Internationally, independently operated properties and smaller chains hold a greater share of the market. It serves those properties well to be associated with a globally powerful brand like Booking Holdings. 

Following the Money

Booking Holdings organizes revenue into three categories: agency, merchant, and advertising/other.

  • Agency doesn’t refer to a brick-and-mortar travel agency, a concept quickly becoming extinct. Rather, Booking Holdings acts as the agent for the third party that’s selling its services. Book a room at the Hilton through Agoda, and the travel commission is counted in this category. 
  • Merchant revenue comes from transactions in which Booking Holdings, which doesn’t operate hotels and car rental lots itself, is the merchant of record. When you use the “Name Your Own Price” option on Priceline, the sale counts here. Booking Holdings takes a few dollars for itself while the rest goes to the hotelier. 
  • Advertising revenue is an underrated and under-appreciated stream for the modern online travel business, and Booking Holdings capitalizes on it like few others. Those square inches of screen space on Priceline.com and Kayak.com are paid advertising

As of mid-October 2020, BKNG stock was trading at more than $1,600 a share and has been trading above $1,000 a share since September 2013.

$15.07 billion

Booking Holding’s total revenue in 2019. That’s up from $14.53 billion the previous year.

Unlike many second-generation online darlings with astonishingly high prices, Booking Holdings makes money. Its year-over-year balance sheet data shows revenues rising every year.

On August 9, 2018, Booking Holdings released its 2019 annual earnings report. Total revenue for the quarter was $15.07 billion, up from $14.53 billion the previous year. Gross profit was $15.06 billion, a 3.71% increase from 2018.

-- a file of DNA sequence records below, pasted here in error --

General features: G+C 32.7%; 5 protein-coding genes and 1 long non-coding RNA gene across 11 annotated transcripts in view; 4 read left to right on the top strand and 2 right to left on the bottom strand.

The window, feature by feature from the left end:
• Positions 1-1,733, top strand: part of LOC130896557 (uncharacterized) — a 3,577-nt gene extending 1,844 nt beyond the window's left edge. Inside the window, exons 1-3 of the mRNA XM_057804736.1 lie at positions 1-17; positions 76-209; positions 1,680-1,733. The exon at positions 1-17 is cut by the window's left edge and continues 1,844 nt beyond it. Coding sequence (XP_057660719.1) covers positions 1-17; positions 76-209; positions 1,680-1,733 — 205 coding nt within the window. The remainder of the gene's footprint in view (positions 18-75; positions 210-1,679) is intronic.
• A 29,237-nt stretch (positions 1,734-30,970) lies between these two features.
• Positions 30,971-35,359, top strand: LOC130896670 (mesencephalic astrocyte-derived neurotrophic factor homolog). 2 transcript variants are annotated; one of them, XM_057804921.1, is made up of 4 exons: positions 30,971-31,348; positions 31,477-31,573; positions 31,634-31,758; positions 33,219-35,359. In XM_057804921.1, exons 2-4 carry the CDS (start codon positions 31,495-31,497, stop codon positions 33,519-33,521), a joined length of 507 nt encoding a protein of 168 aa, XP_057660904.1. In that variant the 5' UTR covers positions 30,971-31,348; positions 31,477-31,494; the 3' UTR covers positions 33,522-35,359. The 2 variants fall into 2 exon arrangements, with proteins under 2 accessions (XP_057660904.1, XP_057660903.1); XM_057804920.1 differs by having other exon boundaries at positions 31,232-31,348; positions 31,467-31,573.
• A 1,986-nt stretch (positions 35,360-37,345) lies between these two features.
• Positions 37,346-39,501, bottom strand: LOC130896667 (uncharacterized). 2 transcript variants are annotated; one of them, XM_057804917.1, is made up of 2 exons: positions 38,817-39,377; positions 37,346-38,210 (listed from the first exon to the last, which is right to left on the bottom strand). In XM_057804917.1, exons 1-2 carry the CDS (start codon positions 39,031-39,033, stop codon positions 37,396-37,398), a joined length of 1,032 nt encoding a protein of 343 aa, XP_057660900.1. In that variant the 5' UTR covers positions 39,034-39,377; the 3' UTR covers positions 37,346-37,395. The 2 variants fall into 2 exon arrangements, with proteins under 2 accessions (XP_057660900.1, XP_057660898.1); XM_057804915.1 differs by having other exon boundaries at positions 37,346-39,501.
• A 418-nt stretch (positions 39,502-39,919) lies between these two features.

Just as impressively, cost of revenue has somehow managed to decline each year — not just in relative terms, but in absolute terms. Extrapolate the trends into the future and Booking Holdings may someday be spending practically nothing to make money.

Booking vs. Expedia

To a casual observer of the markets, Expedia Inc. would seem to be the big player and Booking Holdings the up-and-comer. Expedia is better publicized, carries greater name recognition, and has more notable subsidiaries.

But Booking Holdings is far more successful. By establishing itself with Priceline’s uncommon business model – the buyer setting the price within reason – and then transitioning into a more conventional model while retaining the quirky option, Booking Holdings positioned itself to broaden its base through acquisition.

It bought Booking.com on the cheap, for cash, and turned it into a vital part of the core business. It did the same with Agoda, more or less.

As the family of Booking Holdings sites continues to offer steep discounts to customers while generating enough business to make the arrangement more than worth the providers’ while, continued growth and success seem inevitable.